General Research Update

January 2023 Cataract Research Update

University of Pennsylvania, 

Personnel:University of Pennsylvania

Gustavo Aguirre, VMD, PhD; Principal Investigator, Leonardo Murgiano, PhD; co-Principal Investigator, Anil Sigdel, PhD; Postdoctoral Researcher, Jessica Niggel, M.Sc.; Research Scientist

             In this installment of the American Cocker Spaniel (ACS) Inherited Cataract study report, we would like to again thank all the ACS breeders and owners for their continued support and participation of our study. Compared to the previous report, the number of dogs participating in the study increased from 995 to 1005 – the last annual increment to date. 

            In our pursuit for the detection of the causative variant(s) for cataract in ACS, we encountered issues and ‘roadblocks’ that initially slowed progress during the tenure of the grant years. These were due to the very likely complex inheritance of the disease or of the low informativeness of the SNP data in light of the current population of cases and controls available; additionally, we found that the standard SNP-chip markers were of low informativeness. For this reason, we opted for a radical approach putting whole genome sequencing (WGS) as a priority and this approach has recently brought very significant results.

            We sequenced a total of 12 early onset cases. As a first step of our analysis, we focused on small SNPs and variants, which are easily genotyped as markers. Once these were detected, these results were filtered against two different datasets – the canine WGS files generated by our lab, and against a recently accessible WGS dataset comprised of more than one thousand dogs. This new influx of controls helped us filter out a large amount of distracting variants and factors that would normally hamper the search for associated genetic mutations. The cases were added as we went, analyzing the preliminary output and then evaluating if more were required, and this was done on an iterative manner. The new reduced costs of WGS allowed us to implement this strategy.

            Of note, we previously stated that our plan consisted of employing an alternative WGS method (low pass WGS) that is sufficiently accurate for our purposes but has a significant decrease in its cost. We stated we would genotype 10-15 American cocker cataract cases and controls (each) and integrate such data to the dogs already sequenced. The plan was supposed to consist in using this dataset primarily for a GWAS that uses millions more markers than its standard version. While this is correct, preliminary evaluation of similar datasets in our possession put the variant detection reliability in question for the type of analysis planned. Additionally, we acknowledged the availability of new canine references and datasets, therefore changing our plan to a more direct and pragmatic sequencing of the best cases.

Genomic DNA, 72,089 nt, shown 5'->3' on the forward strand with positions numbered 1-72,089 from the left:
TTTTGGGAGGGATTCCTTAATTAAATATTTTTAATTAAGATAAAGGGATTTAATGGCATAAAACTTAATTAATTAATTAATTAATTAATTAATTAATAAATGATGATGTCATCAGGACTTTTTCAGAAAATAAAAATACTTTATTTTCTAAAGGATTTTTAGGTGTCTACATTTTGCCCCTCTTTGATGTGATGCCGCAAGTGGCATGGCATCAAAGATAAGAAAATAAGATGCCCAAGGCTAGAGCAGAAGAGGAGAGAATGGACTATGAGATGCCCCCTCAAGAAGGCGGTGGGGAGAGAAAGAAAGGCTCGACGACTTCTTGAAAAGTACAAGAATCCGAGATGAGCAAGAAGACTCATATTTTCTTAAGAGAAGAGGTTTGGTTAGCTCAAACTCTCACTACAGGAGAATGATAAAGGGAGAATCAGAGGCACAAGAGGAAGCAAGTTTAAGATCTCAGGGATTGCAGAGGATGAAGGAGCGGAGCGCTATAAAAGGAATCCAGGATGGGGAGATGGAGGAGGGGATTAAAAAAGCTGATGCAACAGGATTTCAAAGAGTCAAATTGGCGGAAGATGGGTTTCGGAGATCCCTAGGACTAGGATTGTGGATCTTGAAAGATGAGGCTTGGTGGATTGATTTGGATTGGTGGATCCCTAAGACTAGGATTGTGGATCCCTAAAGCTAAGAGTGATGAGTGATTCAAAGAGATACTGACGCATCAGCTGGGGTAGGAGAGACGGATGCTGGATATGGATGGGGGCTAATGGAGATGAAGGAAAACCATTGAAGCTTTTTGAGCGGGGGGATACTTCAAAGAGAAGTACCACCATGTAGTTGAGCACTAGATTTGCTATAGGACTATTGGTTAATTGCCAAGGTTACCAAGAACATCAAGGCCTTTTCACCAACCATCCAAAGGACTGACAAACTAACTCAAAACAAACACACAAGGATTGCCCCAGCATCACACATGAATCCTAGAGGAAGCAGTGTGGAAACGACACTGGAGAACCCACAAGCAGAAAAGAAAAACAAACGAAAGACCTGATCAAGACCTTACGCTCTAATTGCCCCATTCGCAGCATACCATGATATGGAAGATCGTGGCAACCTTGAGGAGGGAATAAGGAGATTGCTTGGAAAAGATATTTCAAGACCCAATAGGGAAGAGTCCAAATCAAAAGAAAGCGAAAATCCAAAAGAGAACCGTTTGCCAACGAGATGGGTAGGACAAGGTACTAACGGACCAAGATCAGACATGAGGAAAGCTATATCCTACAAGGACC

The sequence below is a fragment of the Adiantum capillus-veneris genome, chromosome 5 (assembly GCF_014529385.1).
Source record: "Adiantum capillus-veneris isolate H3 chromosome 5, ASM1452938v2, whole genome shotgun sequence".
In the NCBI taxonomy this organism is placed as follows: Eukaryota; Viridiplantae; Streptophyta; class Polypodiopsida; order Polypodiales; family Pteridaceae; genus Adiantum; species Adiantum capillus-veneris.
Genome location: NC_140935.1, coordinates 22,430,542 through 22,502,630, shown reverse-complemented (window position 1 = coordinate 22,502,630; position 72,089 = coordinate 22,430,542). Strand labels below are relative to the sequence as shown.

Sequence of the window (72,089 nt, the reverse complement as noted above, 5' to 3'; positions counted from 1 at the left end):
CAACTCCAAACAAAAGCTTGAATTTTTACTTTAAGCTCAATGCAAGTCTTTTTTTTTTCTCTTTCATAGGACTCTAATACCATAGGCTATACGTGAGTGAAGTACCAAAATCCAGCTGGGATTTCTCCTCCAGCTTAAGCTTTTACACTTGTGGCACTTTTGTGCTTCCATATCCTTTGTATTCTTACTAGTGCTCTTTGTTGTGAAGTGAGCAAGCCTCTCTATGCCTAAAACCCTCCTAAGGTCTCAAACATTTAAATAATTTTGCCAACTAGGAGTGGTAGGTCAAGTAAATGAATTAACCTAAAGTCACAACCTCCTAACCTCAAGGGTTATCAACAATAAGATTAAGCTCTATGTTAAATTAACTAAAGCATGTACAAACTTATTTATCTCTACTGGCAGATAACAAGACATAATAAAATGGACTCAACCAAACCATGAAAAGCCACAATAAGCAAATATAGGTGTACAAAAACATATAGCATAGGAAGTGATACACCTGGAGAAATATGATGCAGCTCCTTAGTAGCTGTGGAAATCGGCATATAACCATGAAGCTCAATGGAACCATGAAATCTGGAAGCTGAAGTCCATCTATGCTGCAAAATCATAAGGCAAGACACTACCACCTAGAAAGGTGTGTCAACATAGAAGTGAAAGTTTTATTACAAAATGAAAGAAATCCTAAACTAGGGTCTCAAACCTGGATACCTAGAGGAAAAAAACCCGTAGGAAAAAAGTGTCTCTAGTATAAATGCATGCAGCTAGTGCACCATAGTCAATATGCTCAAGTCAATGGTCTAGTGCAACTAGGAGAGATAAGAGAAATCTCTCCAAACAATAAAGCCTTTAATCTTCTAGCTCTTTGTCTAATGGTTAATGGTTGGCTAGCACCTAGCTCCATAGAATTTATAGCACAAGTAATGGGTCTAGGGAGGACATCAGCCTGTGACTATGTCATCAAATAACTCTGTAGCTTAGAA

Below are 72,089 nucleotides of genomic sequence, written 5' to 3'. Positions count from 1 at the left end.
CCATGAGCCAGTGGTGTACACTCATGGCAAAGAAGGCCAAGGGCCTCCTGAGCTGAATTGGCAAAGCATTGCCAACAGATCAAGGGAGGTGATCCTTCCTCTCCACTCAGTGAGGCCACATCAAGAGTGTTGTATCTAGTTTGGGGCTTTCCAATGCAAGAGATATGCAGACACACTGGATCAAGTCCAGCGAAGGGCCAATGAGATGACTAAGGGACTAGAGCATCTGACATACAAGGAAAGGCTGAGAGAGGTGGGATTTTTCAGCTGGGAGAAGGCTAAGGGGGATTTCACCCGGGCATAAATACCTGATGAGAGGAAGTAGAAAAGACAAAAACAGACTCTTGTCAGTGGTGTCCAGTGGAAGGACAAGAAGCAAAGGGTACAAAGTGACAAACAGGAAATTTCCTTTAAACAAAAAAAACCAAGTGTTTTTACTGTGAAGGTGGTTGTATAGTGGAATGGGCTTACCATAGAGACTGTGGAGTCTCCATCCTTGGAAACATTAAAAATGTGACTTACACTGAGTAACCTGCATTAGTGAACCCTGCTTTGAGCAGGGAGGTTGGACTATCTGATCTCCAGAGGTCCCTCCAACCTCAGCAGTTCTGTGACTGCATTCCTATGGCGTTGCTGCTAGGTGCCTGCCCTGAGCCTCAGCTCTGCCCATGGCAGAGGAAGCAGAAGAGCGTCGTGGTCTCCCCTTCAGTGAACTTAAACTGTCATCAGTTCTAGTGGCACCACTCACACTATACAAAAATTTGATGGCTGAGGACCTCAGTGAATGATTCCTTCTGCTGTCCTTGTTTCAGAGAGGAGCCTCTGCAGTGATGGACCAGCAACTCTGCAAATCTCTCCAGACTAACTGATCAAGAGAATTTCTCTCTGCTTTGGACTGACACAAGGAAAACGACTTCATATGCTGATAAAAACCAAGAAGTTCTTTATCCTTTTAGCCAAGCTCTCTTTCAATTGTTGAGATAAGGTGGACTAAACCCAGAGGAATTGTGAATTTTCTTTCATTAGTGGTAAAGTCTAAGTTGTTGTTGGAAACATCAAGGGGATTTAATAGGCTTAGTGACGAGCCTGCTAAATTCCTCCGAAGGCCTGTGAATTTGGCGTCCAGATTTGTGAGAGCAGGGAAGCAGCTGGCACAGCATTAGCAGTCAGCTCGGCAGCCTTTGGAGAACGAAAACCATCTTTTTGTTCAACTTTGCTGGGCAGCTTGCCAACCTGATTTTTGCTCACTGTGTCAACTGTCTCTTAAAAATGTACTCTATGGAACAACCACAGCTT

Genome-Wide Association Study and genotyping, nonetheless continued. As reported, most significant population sub-division is among those cataracts appearing in the 2-5 years of age range and progressing, as well as the ones with a later (5-8 years of age) onset and progression. We still use the data generated in this way to detect general trends and potential regions (three of these were considered the most relevant statistically). 

After a first round of WGS of early onset cases, we analyzed the variants detected, we filtered them, and we grouped them by impact and gene function. This led us to carry out a (very recent, Nov 2022) submission of additional early onset cases. We can say that this very straightforward approach paid off extremely well!

            In fact, after filtering against two different databases, we remained with variants in the order of tens (which is, for a whole genome of millions of variants, extremely low). Of these, interpolating the WGS with the mapping info, three are the most promising. Two of them fall within one of the candidate regions identified by the GWAS analysis shown in the poster attached to this report. The poster was presented at the 2022 International Conference on Canine and Feline Genetics and Genomics conference in Huntsville, Alabama, and the American Cocker Spaniel Foundation was acknowledged as the main supporter of the work.  Our next steps will consist in Sanger sequencing the whole sample pool and observe the segregation to point out a viable marker. After this, we will: